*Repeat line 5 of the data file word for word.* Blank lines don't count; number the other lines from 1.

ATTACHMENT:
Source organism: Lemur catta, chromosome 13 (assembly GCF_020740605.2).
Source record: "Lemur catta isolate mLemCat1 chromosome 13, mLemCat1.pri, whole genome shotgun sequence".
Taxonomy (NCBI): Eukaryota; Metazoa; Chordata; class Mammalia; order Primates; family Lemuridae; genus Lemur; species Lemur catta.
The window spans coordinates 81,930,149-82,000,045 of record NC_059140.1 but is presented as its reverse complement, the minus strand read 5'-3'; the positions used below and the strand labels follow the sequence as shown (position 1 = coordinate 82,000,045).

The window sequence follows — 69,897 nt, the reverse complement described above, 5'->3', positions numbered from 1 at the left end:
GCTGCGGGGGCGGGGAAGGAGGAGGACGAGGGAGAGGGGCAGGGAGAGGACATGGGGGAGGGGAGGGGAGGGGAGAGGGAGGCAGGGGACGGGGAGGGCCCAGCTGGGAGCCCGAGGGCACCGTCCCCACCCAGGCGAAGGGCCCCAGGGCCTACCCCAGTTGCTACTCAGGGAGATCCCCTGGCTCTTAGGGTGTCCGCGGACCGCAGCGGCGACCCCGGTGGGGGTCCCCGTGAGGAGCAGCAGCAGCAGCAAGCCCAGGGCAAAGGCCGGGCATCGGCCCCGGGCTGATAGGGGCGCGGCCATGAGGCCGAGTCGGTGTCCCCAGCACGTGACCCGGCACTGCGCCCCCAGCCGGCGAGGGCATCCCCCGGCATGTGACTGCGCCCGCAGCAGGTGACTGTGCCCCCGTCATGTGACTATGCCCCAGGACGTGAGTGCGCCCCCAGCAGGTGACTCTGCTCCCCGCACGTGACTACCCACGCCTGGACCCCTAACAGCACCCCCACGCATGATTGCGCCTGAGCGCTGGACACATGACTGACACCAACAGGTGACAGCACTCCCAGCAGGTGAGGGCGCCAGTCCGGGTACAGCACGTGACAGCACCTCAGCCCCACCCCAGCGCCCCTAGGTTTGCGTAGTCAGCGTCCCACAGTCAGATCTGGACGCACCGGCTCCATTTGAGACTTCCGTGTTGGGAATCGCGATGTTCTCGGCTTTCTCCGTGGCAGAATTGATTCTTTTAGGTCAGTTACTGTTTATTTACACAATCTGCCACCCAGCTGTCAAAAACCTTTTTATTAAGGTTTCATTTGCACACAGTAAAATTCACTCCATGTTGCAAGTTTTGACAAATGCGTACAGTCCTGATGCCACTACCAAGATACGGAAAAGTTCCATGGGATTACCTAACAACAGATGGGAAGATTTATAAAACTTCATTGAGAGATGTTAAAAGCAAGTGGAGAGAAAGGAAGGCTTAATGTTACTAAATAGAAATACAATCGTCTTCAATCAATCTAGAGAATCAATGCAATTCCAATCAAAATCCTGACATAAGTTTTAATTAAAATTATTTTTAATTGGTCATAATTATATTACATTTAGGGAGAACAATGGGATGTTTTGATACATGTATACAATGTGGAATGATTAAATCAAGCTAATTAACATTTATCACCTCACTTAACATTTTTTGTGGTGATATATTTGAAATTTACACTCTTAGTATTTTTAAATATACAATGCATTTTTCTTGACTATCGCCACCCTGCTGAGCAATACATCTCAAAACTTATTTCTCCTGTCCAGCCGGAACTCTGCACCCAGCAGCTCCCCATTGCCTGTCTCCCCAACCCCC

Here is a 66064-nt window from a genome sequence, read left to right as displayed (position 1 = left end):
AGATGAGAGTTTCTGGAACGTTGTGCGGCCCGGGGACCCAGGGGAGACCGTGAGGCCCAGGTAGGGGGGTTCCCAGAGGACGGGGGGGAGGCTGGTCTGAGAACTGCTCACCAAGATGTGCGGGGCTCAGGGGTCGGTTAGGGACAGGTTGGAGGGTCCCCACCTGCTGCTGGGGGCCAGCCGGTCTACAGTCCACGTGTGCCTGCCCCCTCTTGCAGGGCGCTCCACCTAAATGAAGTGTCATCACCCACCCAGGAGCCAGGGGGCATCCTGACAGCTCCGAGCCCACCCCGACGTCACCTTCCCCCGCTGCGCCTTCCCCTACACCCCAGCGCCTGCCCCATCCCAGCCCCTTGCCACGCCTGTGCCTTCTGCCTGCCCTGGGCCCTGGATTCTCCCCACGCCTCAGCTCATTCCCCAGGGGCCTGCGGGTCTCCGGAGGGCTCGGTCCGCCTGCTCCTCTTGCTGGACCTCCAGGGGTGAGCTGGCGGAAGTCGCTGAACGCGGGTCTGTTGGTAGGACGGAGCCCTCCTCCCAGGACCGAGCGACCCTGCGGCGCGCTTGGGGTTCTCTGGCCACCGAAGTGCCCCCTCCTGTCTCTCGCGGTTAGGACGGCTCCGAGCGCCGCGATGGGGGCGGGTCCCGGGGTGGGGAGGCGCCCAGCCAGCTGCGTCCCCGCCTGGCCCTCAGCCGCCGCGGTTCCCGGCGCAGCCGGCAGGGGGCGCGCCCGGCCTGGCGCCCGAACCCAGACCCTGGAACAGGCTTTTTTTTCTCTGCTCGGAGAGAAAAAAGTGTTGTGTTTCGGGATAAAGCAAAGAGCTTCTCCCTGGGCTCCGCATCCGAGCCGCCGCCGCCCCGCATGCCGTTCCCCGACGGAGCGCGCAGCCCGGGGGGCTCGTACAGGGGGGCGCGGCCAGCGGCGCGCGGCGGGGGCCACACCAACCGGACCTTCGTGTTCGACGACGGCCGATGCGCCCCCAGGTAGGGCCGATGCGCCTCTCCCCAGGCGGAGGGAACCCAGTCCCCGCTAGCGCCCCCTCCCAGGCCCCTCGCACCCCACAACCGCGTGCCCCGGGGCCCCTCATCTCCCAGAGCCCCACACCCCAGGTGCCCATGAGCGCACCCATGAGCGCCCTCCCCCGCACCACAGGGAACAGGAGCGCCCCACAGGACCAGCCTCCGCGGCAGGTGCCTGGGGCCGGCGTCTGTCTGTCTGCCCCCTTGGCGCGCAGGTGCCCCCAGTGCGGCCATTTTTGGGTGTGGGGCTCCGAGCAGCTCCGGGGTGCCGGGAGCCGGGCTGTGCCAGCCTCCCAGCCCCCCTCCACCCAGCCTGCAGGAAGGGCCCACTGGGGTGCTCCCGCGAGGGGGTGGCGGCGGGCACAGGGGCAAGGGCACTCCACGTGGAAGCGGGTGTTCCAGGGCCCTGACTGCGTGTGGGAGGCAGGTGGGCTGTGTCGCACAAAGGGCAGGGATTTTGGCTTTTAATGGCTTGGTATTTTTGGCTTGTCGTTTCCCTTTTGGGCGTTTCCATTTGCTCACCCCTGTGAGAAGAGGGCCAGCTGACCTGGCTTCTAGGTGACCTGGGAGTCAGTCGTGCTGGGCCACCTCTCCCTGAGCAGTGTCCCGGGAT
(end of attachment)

The window sequence follows — 69,897 nt, the reverse complement described above, 5'->3', positions numbered from 1 at the left end: